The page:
Representing quality private education
providers in Australia

Shorting the System?

Monday, July 10 2017

One of the long-standing concerns with quality delivery in the VET sector is that of very short duration training and the risks its poses to students and industry. In all the strategic reviews it has undertaken in recent years, the Australian Skills Quality Authority has identified this as a significant concern.

To ‘get to the heart of the issue’ ASQA has just completed a detailed review of the prevalence and impact of very short duration training. The report, A review of issues relating to unduly short training, was released by the Assistant Minister, Karen Andrews, just over a week ago.

It’s clear from the report there has been some course delivery that is simply too short to give students the necessary skills. A bit like a number of issues confronting our sector, a few are ‘pushing the boundaries’ and making it just that bit harder for the great bulk of providers who aren’t prepared to sacrifice the quality of their delivery.

The report focuses on the need to specify minimum course durations to ensure that students get a quality training outcome. Fortunately the report proposes that this approach be adopted using a risk-based approach. That is, where a risk assessment indicates some minimum duration is warranted for new learners in identified courses. 

A great strength of Australia’s VET sector is it is competency-based. It provides the flexibility to respond to the diverse needs of our students and industry. We need to see it is maintained. So it is most important that any consideration of specifying minimum durations for particular courses is very carefully considered with advice from industry and quality providers.

We also need to be aware that setting of minimum durations (and assessment requirements, which is also canvassed in the paper) comes at a cost to the purchasers - governments, industry and students. At a time when government skills budgets are under pressure, or in decline, and economic circumstances are subdued these potential cost impacts need to be carefully considered, along with the benefits.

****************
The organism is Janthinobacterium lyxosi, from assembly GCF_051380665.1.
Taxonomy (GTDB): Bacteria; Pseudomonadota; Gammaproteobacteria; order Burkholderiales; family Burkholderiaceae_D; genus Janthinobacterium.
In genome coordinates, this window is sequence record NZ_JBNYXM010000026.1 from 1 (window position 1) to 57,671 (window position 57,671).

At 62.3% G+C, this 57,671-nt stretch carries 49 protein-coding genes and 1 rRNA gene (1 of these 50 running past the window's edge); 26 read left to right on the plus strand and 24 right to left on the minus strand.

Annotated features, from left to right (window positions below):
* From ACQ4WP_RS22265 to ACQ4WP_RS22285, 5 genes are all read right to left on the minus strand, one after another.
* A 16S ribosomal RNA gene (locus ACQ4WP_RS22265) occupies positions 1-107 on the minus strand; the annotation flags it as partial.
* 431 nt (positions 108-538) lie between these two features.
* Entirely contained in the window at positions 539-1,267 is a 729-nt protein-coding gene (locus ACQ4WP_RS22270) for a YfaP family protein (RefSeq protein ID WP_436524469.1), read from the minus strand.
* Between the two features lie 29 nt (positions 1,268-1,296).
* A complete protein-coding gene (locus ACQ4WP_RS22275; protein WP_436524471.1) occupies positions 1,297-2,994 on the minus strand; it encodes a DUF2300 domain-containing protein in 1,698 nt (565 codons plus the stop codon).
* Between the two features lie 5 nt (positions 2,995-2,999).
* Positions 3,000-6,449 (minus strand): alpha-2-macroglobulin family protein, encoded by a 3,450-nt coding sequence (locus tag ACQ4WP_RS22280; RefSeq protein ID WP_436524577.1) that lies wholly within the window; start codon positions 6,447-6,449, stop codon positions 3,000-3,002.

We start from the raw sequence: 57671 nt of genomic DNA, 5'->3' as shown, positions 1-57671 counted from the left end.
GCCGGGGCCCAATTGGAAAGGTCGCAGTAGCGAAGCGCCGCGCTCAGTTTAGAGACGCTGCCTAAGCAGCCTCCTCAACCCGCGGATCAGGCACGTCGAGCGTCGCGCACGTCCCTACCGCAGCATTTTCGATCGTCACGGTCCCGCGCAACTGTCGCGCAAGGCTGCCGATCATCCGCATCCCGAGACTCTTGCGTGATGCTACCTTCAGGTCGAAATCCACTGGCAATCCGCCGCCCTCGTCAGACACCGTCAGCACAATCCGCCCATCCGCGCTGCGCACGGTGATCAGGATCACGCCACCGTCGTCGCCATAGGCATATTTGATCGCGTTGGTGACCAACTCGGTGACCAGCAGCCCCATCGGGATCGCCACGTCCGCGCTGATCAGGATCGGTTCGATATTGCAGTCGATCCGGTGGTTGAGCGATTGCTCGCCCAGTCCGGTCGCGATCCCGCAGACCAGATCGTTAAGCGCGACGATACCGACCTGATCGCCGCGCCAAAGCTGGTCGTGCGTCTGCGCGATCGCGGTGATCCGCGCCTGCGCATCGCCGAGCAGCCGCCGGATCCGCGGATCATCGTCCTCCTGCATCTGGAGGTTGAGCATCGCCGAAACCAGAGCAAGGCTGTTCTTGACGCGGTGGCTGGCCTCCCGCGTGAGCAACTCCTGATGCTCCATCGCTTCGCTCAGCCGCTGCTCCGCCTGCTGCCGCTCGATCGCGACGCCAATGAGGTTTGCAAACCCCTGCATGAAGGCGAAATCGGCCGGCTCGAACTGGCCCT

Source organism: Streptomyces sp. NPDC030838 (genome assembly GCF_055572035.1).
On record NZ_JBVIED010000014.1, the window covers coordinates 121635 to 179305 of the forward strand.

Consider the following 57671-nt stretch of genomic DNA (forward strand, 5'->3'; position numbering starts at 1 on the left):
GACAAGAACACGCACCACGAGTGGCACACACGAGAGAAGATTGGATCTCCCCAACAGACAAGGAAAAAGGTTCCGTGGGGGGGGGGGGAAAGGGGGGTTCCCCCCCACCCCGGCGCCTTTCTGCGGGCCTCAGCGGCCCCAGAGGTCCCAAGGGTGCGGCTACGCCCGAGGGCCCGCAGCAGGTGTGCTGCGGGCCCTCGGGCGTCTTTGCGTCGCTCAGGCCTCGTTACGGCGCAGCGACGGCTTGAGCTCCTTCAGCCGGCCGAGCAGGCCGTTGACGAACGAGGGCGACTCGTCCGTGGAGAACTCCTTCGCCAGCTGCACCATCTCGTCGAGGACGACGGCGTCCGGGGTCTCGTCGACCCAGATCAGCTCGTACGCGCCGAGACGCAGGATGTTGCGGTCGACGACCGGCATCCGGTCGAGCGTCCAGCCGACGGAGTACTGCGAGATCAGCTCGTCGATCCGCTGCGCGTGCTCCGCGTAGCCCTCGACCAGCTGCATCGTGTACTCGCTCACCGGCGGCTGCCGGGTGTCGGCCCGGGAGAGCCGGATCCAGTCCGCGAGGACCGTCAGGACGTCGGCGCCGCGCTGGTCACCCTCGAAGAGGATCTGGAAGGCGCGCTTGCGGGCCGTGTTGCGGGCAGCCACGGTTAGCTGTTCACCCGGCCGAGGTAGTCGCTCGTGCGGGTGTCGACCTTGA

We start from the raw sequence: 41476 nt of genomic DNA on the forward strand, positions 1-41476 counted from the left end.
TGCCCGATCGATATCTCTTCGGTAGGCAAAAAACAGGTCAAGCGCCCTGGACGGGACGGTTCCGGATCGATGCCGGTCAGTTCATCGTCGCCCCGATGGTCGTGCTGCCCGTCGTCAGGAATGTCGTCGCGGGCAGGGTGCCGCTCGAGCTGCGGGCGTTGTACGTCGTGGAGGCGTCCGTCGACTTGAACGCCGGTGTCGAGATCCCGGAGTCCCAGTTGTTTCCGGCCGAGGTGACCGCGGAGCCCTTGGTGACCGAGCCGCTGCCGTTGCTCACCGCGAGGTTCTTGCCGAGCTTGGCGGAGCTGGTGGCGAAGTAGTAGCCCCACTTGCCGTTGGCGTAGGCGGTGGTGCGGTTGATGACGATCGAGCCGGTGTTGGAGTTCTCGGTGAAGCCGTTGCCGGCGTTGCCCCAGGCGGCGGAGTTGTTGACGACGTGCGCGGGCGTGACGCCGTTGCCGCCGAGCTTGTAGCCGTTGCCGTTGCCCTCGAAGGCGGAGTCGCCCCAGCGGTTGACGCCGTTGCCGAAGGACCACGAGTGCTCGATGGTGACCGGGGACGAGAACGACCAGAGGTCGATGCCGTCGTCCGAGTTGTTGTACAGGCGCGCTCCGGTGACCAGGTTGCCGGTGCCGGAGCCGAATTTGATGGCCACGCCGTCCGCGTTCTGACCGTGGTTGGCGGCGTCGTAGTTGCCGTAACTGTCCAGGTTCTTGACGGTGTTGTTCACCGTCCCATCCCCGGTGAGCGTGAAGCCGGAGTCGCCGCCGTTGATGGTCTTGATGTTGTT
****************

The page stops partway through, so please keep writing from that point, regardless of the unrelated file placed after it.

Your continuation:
Of course, setting minimum durations for problem courses is no magic solution to real or perceived quality issues. Another big issue identified in the ASQA audits was the quality of assessment. It will be interesting to see how the changes to the Training and Assessment qualifications impact the quality of assessment.

ASQA, of course, needs to have the resources and focus on identifying and weeding out poor practices. Their move to a more student-centred audit approach is a step in the right direction and the recently announced review of National VET Regulator Act provides the opportunity to consider what further reforms are required.

The report’s recommendations will need to be considered by governments and bodies like the Australian Industry and Skills Committee. It will be important that industry and providers have strong input into what should be an interesting and lively debate.

Finally, the ACPET Board believes we need to significantly transform the ACPET brand and its position in the market so that when we speak out against the small number of rogue operators who are damaging the reputation of the industry, we are heard; and when we argue against bad policy, the media and key stakeholders take notice.

The Board’s decision has been taken mindful of the results of the 2016 Member Survey which clearly stated that:
“ACPET needs to recreate a brand for private education. Private providers have to work together under an ACPET brand or build a new brand.”

The Board requires the new strategy to be presented at the AGM on the 24th of August. To meet that deadline we need input from you, our members, by completing an online survey.The survey will take no more than 5 minutes of your time but will help us determine the kind of leadership our members expect from ACPET. The survey can be found here. Please make sure you complete the survey before the deadline of the 17th of July so that your voice is heard loud and clear.

Rod Camm


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